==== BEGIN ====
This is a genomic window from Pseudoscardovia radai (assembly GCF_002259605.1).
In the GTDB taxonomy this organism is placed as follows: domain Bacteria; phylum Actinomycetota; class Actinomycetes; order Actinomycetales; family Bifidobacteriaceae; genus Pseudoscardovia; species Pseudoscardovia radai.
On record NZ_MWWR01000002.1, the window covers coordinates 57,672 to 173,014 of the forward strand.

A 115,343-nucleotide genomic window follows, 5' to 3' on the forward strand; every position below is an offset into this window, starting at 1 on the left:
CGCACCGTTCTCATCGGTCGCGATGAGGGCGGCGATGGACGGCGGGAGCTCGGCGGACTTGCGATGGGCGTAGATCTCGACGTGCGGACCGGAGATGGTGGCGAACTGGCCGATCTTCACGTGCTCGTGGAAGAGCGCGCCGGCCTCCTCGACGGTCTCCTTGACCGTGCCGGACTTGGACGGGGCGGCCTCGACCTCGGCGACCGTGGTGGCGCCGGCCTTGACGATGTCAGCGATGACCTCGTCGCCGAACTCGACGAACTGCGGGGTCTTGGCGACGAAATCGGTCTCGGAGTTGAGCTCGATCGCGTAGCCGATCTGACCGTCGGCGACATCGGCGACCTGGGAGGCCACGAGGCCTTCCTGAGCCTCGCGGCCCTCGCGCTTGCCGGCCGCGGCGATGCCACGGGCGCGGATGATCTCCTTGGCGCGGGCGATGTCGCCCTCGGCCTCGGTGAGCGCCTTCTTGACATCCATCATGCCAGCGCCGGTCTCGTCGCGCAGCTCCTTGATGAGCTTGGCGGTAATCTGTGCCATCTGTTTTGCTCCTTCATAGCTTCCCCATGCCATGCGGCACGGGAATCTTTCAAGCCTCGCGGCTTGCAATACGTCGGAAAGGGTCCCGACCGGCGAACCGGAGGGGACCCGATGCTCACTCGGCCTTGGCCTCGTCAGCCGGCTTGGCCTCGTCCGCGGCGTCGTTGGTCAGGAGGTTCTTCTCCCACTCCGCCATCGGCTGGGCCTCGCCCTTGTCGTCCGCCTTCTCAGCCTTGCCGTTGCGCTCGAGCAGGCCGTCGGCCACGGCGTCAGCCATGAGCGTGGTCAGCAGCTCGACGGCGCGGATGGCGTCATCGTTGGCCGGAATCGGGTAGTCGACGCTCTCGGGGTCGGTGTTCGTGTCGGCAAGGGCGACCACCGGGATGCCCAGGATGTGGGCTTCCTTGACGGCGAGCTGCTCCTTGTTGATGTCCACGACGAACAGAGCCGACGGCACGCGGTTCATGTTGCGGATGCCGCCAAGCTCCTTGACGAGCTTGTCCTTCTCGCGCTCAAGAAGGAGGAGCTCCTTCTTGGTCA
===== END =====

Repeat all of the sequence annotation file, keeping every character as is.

This is a genomic window from Pseudoscardovia radai (assembly GCF_002259605.1).
In the GTDB taxonomy this organism is placed as follows: domain Bacteria; phylum Actinomycetota; class Actinomycetes; order Actinomycetales; family Bifidobacteriaceae; genus Pseudoscardovia; species Pseudoscardovia radai.
On record NZ_MWWR01000002.1, the window covers coordinates 57,672 to 173,014 of the forward strand.

A 115,343-nucleotide genomic window follows, 5' to 3' on the forward strand; every position below is an offset into this window, starting at 1 on the left:
CGCACCGTTCTCATCGGTCGCGATGAGGGCGGCGATGGACGGCGGGAGCTCGGCGGACTTGCGATGGGCGTAGATCTCGACGTGCGGACCGGAGATGGTGGCGAACTGGCCGATCTTCACGTGCTCGTGGAAGAGCGCGCCGGCCTCCTCGACGGTCTCCTTGACCGTGCCGGACTTGGACGGGGCGGCCTCGACCTCGGCGACCGTGGTGGCGCCGGCCTTGACGATGTCAGCGATGACCTCGTCGCCGAACTCGACGAACTGCGGGGTCTTGGCGACGAAATCGGTCTCGGAGTTGAGCTCGATCGCGTAGCCGATCTGACCGTCGGCGACATCGGCGACCTGGGAGGCCACGAGGCCTTCCTGAGCCTCGCGGCCCTCGCGCTTGCCGGCCGCGGCGATGCCACGGGCGCGGATGATCTCCTTGGCGCGGGCGATGTCGCCCTCGGCCTCGGTGAGCGCCTTCTTGACATCCATCATGCCAGCGCCGGTCTCGTCGCGCAGCTCCTTGATGAGCTTGGCGGTAATCTGTGCCATCTGTTTTGCTCCTTCATAGCTTCCCCATGCCATGCGGCACGGGAATCTTTCAAGCCTCGCGGCTTGCAATACGTCGGAAAGGGTCCCGACCGGCGAACCGGAGGGGACCCGATGCTCACTCGGCCTTGGCCTCGTCAGCCGGCTTGGCCTCGTCCGCGGCGTCGTTGGTCAGGAGGTTCTTCTCCCACTCCGCCATCGGCTGGGCCTCGCCCTTGTCGTCCGCCTTCTCAGCCTTGCCGTTGCGCTCGAGCAGGCCGTCGGCCACGGCGTCAGCCATGAGCGTGGTCAGCAGCTCGACGGCGCGGATGGCGTCATCGTTGGCCGGAATCGGGTAGTCGACGCTCTCGGGGTCGGTGTTCGTGTCGGCAAGGGCGACCACCGGGATGCCCAGGATGTGGGCTTCCTTGACGGCGAGCTGCTCCTTGTTGATGTCCACGACGAACAGAGCCGACGGCACGCGGTTCATGTTGCGGATGCCGCCAAGCTCCTTGACGAGCTTGTCCTTCTCGCGCTCAAGAAGGAGGAGCTCCTTCTTGGTCA